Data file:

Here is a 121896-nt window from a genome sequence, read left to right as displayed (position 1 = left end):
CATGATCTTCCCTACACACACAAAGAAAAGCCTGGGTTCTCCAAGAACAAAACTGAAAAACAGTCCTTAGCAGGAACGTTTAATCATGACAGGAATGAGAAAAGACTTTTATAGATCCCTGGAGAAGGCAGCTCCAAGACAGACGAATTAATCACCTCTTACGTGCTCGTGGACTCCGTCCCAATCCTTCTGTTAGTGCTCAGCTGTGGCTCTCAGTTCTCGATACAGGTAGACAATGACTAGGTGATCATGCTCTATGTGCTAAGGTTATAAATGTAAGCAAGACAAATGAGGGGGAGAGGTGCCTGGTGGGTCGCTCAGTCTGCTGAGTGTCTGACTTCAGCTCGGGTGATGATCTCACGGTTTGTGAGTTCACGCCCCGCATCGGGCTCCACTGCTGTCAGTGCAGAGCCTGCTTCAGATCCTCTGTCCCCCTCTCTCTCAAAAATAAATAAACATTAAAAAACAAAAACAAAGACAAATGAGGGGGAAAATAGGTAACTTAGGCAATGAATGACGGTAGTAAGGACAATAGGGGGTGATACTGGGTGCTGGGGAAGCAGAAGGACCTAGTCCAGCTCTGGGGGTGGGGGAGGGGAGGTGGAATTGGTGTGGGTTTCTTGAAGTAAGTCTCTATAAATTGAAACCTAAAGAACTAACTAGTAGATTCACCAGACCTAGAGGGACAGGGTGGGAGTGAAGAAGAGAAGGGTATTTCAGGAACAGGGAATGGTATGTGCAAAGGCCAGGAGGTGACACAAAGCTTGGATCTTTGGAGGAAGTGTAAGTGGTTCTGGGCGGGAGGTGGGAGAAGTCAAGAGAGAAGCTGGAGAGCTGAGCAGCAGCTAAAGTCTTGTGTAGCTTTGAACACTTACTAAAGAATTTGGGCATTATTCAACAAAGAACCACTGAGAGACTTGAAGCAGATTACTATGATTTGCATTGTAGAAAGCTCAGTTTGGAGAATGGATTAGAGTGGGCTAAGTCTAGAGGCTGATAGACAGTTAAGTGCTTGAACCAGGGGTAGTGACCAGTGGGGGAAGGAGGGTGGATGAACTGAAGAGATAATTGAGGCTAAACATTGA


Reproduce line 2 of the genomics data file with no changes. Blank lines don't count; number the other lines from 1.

CATGATCTTCCCTACACACACAAAGAAAAGCCTGGGTTCTCCAAGAACAAAACTGAAAAACAGTCCTTAGCAGGAACGTTTAATCATGACAGGAATGAGAAAAGACTTTTATAGATCCCTGGAGAAGGCAGCTCCAAGACAGACGAATTAATCACCTCTTACGTGCTCGTGGACTCCGTCCCAATCCTTCTGTTAGTGCTCAGCTGTGGCTCTCAGTTCTCGATACAGGTAGACAATGACTAGGTGATCATGCTCTATGTGCTAAGGTTATAAATGTAAGCAAGACAAATGAGGGGGAGAGGTGCCTGGTGGGTCGCTCAGTCTGCTGAGTGTCTGACTTCAGCTCGGGTGATGATCTCACGGTTTGTGAGTTCACGCCCCGCATCGGGCTCCACTGCTGTCAGTGCAGAGCCTGCTTCAGATCCTCTGTCCCCCTCTCTCTCAAAAATAAATAAACATTAAAAAACAAAAACAAAGACAAATGAGGGGGAAAATAGGTAACTTAGGCAATGAATGACGGTAGTAAGGACAATAGGGGGTGATACTGGGTGCTGGGGAAGCAGAAGGACCTAGTCCAGCTCTGGGGGTGGGGGAGGGGAGGTGGAATTGGTGTGGGTTTCTTGAAGTAAGTCTCTATAAATTGAAACCTAAAGAACTAACTAGTAGATTCACCAGACCTAGAGGGACAGGGTGGGAGTGAAGAAGAGAAGGGTATTTCAGGAACAGGGAATGGTATGTGCAAAGGCCAGGAGGTGACACAAAGCTTGGATCTTTGGAGGAAGTGTAAGTGGTTCTGGGCGGGAGGTGGGAGAAGTCAAGAGAGAAGCTGGAGAGCTGAGCAGCAGCTAAAGTCTTGTGTAGCTTTGAACACTTACTAAAGAATTTGGGCATTATTCAACAAAGAACCACTGAGAGACTTGAAGCAGATTACTATGATTTGCATTGTAGAAAGCTCAGTTTGGAGAATGGATTAGAGTGGGCTAAGTCTAGAGGCTGATAGACAGTTAAGTGCTTGAACCAGGGGTAGTGACCAGTGGGGGAAGGAGGGTGGATGAACTGAAGAGATAATTGAGGCTAAACATTGA